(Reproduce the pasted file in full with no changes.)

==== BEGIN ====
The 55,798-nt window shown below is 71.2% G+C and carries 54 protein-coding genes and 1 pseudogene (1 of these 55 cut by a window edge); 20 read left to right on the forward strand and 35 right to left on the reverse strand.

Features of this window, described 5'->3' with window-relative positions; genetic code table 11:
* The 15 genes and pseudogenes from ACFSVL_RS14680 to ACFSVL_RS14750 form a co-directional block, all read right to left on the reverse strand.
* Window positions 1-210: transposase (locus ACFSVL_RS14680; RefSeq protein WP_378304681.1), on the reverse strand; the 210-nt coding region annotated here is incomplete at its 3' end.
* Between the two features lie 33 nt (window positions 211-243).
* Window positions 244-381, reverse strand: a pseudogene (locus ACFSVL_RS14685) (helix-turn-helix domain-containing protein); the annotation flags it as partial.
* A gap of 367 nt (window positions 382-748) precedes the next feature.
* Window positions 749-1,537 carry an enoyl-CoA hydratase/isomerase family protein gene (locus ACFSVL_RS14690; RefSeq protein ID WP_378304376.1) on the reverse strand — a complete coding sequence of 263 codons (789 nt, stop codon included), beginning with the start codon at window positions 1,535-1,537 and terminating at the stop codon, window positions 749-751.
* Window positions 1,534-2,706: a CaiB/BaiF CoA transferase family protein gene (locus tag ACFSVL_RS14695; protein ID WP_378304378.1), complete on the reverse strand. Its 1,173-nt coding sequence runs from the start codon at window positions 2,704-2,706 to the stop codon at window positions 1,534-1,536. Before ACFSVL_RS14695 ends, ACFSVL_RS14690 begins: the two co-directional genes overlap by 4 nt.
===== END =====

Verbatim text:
The 55,798-nt window shown below is 71.2% G+C and carries 54 protein-coding genes and 1 pseudogene (1 of these 55 cut by a window edge); 20 read left to right on the forward strand and 35 right to left on the reverse strand.

Features of this window, described 5'->3' with window-relative positions; genetic code table 11:
* The 15 genes and pseudogenes from ACFSVL_RS14680 to ACFSVL_RS14750 form a co-directional block, all read right to left on the reverse strand.
* Window positions 1-210: transposase (locus ACFSVL_RS14680; RefSeq protein WP_378304681.1), on the reverse strand; the 210-nt coding region annotated here is incomplete at its 3' end.
* Between the two features lie 33 nt (window positions 211-243).
* Window positions 244-381, reverse strand: a pseudogene (locus ACFSVL_RS14685) (helix-turn-helix domain-containing protein); the annotation flags it as partial.
* A gap of 367 nt (window positions 382-748) precedes the next feature.
* Window positions 749-1,537 carry an enoyl-CoA hydratase/isomerase family protein gene (locus ACFSVL_RS14690; RefSeq protein ID WP_378304376.1) on the reverse strand — a complete coding sequence of 263 codons (789 nt, stop codon included), beginning with the start codon at window positions 1,535-1,537 and terminating at the stop codon, window positions 749-751.
* Window positions 1,534-2,706: a CaiB/BaiF CoA transferase family protein gene (locus tag ACFSVL_RS14695; protein ID WP_378304378.1), complete on the reverse strand. Its 1,173-nt coding sequence runs from the start codon at window positions 2,704-2,706 to the stop codon at window positions 1,534-1,536. Before ACFSVL_RS14695 ends, ACFSVL_RS14690 begins: the two co-directional genes overlap by 4 nt.